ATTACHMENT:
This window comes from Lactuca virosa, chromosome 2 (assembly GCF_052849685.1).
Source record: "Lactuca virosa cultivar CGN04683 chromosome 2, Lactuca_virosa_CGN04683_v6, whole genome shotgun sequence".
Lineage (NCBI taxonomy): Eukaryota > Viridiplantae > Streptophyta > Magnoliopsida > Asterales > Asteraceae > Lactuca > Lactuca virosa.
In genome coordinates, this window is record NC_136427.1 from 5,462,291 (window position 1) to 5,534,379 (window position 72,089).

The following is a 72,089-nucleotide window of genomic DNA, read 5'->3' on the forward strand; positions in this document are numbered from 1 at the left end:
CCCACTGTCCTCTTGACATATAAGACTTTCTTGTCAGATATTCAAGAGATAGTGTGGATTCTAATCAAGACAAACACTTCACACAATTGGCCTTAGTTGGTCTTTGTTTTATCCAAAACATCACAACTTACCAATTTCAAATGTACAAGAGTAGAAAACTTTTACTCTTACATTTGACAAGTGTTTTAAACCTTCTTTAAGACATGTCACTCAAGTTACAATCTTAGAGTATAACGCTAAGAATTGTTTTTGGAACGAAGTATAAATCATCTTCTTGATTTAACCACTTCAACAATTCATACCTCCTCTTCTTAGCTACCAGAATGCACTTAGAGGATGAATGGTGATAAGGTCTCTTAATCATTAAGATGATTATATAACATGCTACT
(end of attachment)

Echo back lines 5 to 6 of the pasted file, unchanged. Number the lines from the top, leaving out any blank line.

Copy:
The following is a 72,089-nucleotide window of genomic DNA, read 5'->3' on the forward strand; positions in this document are numbered from 1 at the left end:
CCCACTGTCCTCTTGACATATAAGACTTTCTTGTCAGATATTCAAGAGATAGTGTGGATTCTAATCAAGACAAACACTTCACACAATTGGCCTTAGTTGGTCTTTGTTTTATCCAAAACATCACAACTTACCAATTTCAAATGTACAAGAGTAGAAAACTTTTACTCTTACATTTGACAAGTGTTTTAAACCTTCTTTAAGACATGTCACTCAAGTTACAATCTTAGAGTATAACGCTAAGAATTGTTTTTGGAACGAAGTATAAATCATCTTCTTGATTTAACCACTTCAACAATTCATACCTCCTCTTCTTAGCTACCAGAATGCACTTAGAGGATGAATGGTGATAAGGTCTCTTAATCATTAAGATGATTATATAACATGCTACT